Saturday 12th March and Sunday 13th MarchDay 16: 85 km and 500m climb.
Day 17: 130 km, our new longest day.
A distinct change in weather brought low cloud and temperatures down to 20 degrees. Positive news for cyclists weary of the heat. Bad news for taking in the landscape. On Saturday we tackled the mountain pass from Phong Nha to Dong Le. For 2km the road ran over an old runway, presumably built for the war. Later, wooden huts and fields filled the narrow ledges between dry river bed and mountain until the road turned uphill. Then only the sounds of birds and insects hidden by the jungle. The odd scooter or truck passed noisily. Otherwise, just the quiet hum of pedals turning.
We climbed for 15 km, winding around ancient slabs of limestone. The clouds gradually came up towards us until everything beyond the road disappeared. The summit kept its vista secret so we zipped up our jackets and headed down into the next valley. Despite the gloom, this was a film set in waiting. Rice paddies, conical hats and smokey fires walled by a grimace of toothy rock.
Two final bumps in the road and down to Dong Lê for the night. No train would take bicycles until the next morning, so we decided to cycle the distance the following day instead (of course!).
On Sunday a pleasant rolling start following the railway. Adults and children with smiles shouting “Hallo” meant we were still off the beaten track. A short but pressing climb took us out of the mountains and into the foothills. Two separate Banh Mi stalls produced warm crispy bread filled with pork, coriander and a hint of spice. Both were excellent fuel and we needed it. Back to the Ho Chi Minh Highway for a spell, then on to local flatland side roads. The clouds dropped lower as we pushed through a persistent headwind to Vinh.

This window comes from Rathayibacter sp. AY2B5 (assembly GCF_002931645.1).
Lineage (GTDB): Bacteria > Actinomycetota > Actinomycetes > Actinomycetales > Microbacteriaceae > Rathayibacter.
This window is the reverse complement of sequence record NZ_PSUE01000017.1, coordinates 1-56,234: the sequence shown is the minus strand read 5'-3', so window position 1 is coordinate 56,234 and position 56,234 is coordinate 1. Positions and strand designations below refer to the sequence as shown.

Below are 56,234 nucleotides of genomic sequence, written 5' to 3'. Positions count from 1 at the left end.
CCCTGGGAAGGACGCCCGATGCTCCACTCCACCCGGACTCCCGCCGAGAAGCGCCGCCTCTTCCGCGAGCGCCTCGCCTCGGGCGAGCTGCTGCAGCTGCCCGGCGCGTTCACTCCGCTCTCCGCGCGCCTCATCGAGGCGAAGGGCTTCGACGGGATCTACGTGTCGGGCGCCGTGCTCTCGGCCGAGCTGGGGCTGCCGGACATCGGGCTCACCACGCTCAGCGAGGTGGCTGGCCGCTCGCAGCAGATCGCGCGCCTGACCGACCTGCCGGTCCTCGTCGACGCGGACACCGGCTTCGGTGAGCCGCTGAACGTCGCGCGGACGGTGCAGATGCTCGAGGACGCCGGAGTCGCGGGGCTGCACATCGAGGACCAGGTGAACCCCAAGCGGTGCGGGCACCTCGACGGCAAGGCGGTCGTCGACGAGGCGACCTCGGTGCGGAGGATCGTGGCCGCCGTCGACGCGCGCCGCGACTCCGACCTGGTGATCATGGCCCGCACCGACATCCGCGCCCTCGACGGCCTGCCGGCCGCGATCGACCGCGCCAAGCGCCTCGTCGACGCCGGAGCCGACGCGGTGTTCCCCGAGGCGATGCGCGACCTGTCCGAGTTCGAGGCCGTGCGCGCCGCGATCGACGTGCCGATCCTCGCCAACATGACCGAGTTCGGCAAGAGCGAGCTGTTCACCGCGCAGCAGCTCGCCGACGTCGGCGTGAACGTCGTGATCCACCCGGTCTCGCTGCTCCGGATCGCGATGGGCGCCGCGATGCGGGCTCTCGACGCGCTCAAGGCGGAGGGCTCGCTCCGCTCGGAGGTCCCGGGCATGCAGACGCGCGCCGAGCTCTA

Vinh is an easily forgettable place, particularly in the wind-driven drizzle thrown. The final 20 km a grim A-road lined with quarries and sawmills. We entered the city by a long trussed bridge over a slow, languid river. The fuggy grey view was irrelevant because it took our full concentration to balance between motorbikes and the waist-high handrail on the bridge. Heavy traffic tested our tired slegs and heads as we zigzagged towards the station (emergency Haribo helped!). Seven and a half hours on the bike and we’d made 130km. Good job! Vinh inspired us to leave so we booked a night train to Hanoi. Dinner was doubled after our ride, rice with pork and then later, rice soup with eels (street food lottery strikes again). We took a room for a few hours for a shower and went in search of a beers.